NEW YORK CITY—For the July 2015 Nelson Report, I had the pleasure of sitting down with Mike Slattery, the Senior Vice President of REBNY, to discuss the New York City Landmarks Law.

JAMES: Can you give us a background on why the NYC Landmarks Commission was formed?

MIKE: The Landmarks Law was enacted in 1965 to preserve the City’s architectural, cultural, and historical properties, in reaction to the demolition of Penn Station. It serves a vital and useful purpose to the City so that we can protect those properties and those areas of the City which are most valuable, most historic, and most significant and distinctively significant. 

JAMES: How much of New York City does Landmarks now cover?

MIKE: It is about 120 historic districts and over 30,000 properties. We have seen a significant concentration of landmark designated properties, particularly in Manhattan, where close to 30 percent of the borough is a landmark primarily through historic district designation.  In some communities, over 70 percent of the community is designated a landmark.  The issue we have raised with that is the impact of those designations on housing production.  Landmark designation seems to be a deterrent for new housing production, particularly affordable housing.  We conducted a survey from 2003 to 2012, and found that only five new affordable housing units were created during that time in historic districts in the borough of Manhattan.  It effects new development because of the significant land use regulations that it imposes on property owners. 

JAMES: What do you propose for properties that have been calendared, but not yet landmarked? 

MIKE: When a property is calendared, it is put under the protective control of the Landmarks Commission so that any changes or alteration that would be proposed for that property has to be reviewed and approved by the Landmarks Commission. The concern that we have had is that properties are calendared, and that they are never acted upon, there is no definitive decision made about whether or not they should or should not be designated.  We have seen that there were over 3,000 properties that have been calendared, but not acted upon, and some of those properties go back to 1966.  We think that is not the proper use of Landmarks Law.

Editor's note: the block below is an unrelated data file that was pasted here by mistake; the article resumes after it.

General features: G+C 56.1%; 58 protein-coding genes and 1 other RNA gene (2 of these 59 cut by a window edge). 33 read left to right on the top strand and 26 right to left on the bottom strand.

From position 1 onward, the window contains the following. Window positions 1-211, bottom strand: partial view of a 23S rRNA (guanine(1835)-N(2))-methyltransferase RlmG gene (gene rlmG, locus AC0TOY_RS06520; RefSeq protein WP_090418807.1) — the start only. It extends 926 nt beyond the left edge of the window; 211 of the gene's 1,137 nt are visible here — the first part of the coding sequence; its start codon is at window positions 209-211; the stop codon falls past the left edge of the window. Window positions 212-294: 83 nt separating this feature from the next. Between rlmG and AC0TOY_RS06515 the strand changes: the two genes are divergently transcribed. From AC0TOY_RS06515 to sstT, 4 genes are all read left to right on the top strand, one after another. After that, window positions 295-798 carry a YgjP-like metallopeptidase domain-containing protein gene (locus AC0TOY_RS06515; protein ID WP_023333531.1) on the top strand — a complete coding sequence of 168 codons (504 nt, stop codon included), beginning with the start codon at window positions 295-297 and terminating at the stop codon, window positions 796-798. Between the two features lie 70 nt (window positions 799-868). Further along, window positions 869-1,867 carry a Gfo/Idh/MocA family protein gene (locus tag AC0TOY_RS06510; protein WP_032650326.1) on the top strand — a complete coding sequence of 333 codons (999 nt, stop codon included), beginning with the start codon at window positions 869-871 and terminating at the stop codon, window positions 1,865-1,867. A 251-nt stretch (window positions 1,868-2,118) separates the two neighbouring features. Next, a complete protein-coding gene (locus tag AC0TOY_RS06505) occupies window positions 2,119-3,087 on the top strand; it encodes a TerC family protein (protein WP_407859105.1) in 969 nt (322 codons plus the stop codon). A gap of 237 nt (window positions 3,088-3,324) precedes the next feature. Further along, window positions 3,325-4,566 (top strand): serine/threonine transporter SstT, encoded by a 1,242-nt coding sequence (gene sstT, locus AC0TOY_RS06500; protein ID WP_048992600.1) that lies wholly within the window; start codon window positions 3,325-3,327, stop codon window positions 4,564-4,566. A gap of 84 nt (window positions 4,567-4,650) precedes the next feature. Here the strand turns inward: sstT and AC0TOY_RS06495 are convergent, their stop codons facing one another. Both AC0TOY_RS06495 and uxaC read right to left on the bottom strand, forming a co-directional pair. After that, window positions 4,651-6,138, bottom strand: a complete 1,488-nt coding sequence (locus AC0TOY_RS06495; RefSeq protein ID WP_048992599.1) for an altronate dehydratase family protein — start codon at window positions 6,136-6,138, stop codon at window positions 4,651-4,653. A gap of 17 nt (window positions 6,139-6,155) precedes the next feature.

JAMES: Has REBNY been watching the time is takes to get Landmarks approval for doing work to a property?

MIKE: You hit on a real significant issue, in that retail stores in particular have a real concern with landmark designation.  Retail is a public face on the street, and as a public face it has to be deemed appropriate with the landmark that the store is in.  The concern that we have always had is that too many of these districts that have been created did not provide any real guidelines to property owners.  Guidelines would be particularly helpful for retail stores so that key features are known, and what is needed to work and get approval.  That would make the process go more quickly, and be less expensive for the store owners. 

JAMES:  What is REBNY doing about the recommendations to make the landmarks approval process run more efficiently?

MIKE: One would be to have guidelines in historic designations.  It seems to us that when a district is designated, they know what the key features are that make that district distinctive.  They should put together a list of points to share with property owners to give a guide that is specific to their location.  SoHo is not that same as the Upper West Side, so what is appropriate for SoHo may not be for the Upper West Side and vice versa.  The second issue is that when you do designate a property, we ask that when the property is calendared that it move with some kind of timeframe through a process or review, and determination.  Lastly, to make it more interesting and important for the public to know, and to make is more transparent, designation reports, which articulate the reason for the designation and the particular merits of individual properties and how they fit into the district, should be given to the public well before they act.  This way the public can actually review the basis for the designation, can raise questions if they own property in that district, or for organizations like REBNY to raise questions about the appropriateness of the designation, and whether all properties that are being proposed should be part of that district.